2. “Engineered beautifully.”
3. “The power of dreams.”
4. “Think about it.”
5. “Rethink.” In a recent year, these five brands spent $2.1 billion on advertising. Yet most people probably can’t connect the brand names to the slogans. Answers: (1) Acura. (2) Chrysler. (3) Honda. (4) Hyundai. (5) Saturn.
It’s gotten so bad that many advertisers have given up. Why bother, goes the thinking, when consumers won’t remember our slogan anyway. Let’s just run great individual advertisements.
That’s a mistake. A great slogan not only connects with consumers, it can help keep everybody in the organization focused. Some great slogans.
1. “The ultimate driving machine.”
2. “A diamond is forever.”
3. “Italy’s #1 pasta.”
4. “The first vacuum that doesn’t lose suction.”
5. “Melts in your mouth. Not in your hand.”
I’m sure it’s not necessary, but here are the answers: (1) BMW. (2) De Beers. (3) Barilla. (4) Dyson. (5) M&Ms.
When picking a slogan, marketing people often make three fundamental mistakes.
1. Developing a slogan in isolation.
A slogan doesn’t exist in a vacuum. Rather, it is part of an advertisement, a brochure, a press release, a website, etc. That’s why you shouldn’t judge a slogan apart from the rest of the message.
Instead of developing dozens of possible slogans and then picking the best one, a good marketing person would first develop a “pattern” advertisement that reads like the strategy of the brand. Then figure out the best “sum-up” concept to put at the bottom of the ad. That sum-up concept should be slogan.
Some of the best slogans are those that are intrinsically locked into the name of the brand.
• “Use it or lose it” for Rogaine.
• “Roaches check in, but they don’t check out” for Roach Motel.
• “How do you spell relief? R-O-L-A-I-D-S.”
• “With a name like Smucker’s, it’s got to be good.”
• “Ace is the place with the helpful hardware man.”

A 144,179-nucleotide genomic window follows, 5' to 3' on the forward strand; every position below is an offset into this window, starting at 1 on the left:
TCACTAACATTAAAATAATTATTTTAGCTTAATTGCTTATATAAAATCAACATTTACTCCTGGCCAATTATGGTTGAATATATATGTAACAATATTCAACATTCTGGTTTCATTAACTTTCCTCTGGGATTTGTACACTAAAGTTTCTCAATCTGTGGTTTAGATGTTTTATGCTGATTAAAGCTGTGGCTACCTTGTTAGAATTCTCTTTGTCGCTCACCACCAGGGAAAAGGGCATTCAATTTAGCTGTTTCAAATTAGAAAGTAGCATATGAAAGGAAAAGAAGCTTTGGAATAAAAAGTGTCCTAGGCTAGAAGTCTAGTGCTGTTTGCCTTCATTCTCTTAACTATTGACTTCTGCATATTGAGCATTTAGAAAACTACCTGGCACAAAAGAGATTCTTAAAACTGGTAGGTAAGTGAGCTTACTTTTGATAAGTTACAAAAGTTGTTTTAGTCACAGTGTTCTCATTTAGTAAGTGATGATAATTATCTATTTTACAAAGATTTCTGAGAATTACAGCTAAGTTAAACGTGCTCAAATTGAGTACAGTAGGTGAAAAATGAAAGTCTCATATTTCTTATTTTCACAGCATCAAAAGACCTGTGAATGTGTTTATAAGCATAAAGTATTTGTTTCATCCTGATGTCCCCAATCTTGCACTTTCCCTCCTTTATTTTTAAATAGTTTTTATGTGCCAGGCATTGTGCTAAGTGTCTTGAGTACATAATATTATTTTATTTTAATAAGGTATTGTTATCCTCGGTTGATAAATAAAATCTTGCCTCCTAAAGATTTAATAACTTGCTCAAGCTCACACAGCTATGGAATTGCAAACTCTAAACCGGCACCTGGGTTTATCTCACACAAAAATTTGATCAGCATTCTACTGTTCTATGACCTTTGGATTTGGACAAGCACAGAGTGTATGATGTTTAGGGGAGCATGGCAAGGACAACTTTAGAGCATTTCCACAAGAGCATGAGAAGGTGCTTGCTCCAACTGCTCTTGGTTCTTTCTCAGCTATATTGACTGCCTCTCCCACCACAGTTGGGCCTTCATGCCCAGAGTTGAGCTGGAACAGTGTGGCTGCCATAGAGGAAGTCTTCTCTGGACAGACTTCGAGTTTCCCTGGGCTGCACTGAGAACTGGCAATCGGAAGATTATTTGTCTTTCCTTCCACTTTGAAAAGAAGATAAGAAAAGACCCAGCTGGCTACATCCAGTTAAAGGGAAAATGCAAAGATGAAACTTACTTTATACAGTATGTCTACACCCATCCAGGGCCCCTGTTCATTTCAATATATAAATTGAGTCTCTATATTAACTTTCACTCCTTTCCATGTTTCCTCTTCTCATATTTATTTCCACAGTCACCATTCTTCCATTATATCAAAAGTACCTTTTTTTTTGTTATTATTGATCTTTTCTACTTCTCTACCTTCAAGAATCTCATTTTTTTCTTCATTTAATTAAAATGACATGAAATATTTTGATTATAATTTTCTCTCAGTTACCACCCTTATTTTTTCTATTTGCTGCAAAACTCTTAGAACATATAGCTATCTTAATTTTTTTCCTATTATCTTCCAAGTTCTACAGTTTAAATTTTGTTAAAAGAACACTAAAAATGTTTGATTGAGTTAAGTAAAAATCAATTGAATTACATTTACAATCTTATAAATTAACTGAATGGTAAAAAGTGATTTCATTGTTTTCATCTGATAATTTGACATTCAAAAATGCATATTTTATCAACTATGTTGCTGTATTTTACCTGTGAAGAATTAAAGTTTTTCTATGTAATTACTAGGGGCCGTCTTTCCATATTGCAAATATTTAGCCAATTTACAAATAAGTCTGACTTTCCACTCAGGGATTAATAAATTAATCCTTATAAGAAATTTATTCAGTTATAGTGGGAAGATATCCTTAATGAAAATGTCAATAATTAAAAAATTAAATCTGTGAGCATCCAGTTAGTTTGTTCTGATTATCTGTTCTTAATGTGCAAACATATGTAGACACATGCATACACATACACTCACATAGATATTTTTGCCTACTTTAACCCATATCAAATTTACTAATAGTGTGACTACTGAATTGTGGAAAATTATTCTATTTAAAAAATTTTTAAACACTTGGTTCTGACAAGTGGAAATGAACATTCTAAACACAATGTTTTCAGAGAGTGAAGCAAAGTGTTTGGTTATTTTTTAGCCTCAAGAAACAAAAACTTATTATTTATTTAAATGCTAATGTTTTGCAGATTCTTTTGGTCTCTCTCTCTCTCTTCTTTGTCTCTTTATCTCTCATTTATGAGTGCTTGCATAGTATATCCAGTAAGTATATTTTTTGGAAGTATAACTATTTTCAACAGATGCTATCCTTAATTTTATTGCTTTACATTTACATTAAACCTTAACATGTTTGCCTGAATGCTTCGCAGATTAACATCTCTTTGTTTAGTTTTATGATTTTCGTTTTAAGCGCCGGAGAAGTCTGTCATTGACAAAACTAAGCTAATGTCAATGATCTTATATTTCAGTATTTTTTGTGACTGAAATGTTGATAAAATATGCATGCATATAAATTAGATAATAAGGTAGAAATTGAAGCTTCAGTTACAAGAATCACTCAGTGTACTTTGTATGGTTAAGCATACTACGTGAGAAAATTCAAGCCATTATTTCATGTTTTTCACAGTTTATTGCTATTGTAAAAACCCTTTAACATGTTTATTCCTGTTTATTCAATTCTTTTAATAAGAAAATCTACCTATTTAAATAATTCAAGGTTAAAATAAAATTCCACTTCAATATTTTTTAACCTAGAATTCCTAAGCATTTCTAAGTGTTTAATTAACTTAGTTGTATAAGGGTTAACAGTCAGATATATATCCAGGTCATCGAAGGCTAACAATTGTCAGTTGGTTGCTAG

2. Trying to develop an exciting or emotional slogan.
A good slogan is like the punch line of a good joke. The punch line alone is never funny. Nor is a good slogan necessarily exciting all by itself.
Take a joke with the punch line, “Professional courtesy.” In itself that’s not an interesting or funny line until you hear the preceding sentence: “Why don’t sharks bite lawyers?”
Or Henny Youngman’s famous joke with the punch line “please” and the set-up line, “Take my wife . . .”
Take the slogan “Marlboro Country.” It’s only a powerful slogan when it’s combined with the cowboy visuals.
Or the “King of Beers.” It’s only a powerful slogan when it’s combined with the Clydesdale horses and the old-fashioned beer wagon.
3. Thinking in years instead of decades.
The three most important rules of advertising used to be: (1) Repetition. (2) Repetition. (3) Repetition.
Today, we seem to have forgotten these rules. Today, it seems like the three most important rules of advertising are: (1) Creativity. (2) Novelty. (3) Gimmickry.
Some of the most successful advertising programs have been the ones that have run for decades, not years.
This year the Marlboro cowboy is 55-years-old. It took 25 years of cowboy consistency before Marlboro passed Winston to become the No. 1 selling cigarette in the U.S. Today, Marlboro is far ahead of the No. 2 brand that few people have any idea of its name. (Newport.)
Suppose some new marketing manager had arrived and said, “I’m tired of cowboys. Why can’t we use football players?”
Change is a powerful idea for Barack Obama, but it can be devastating to an advertising program.]]>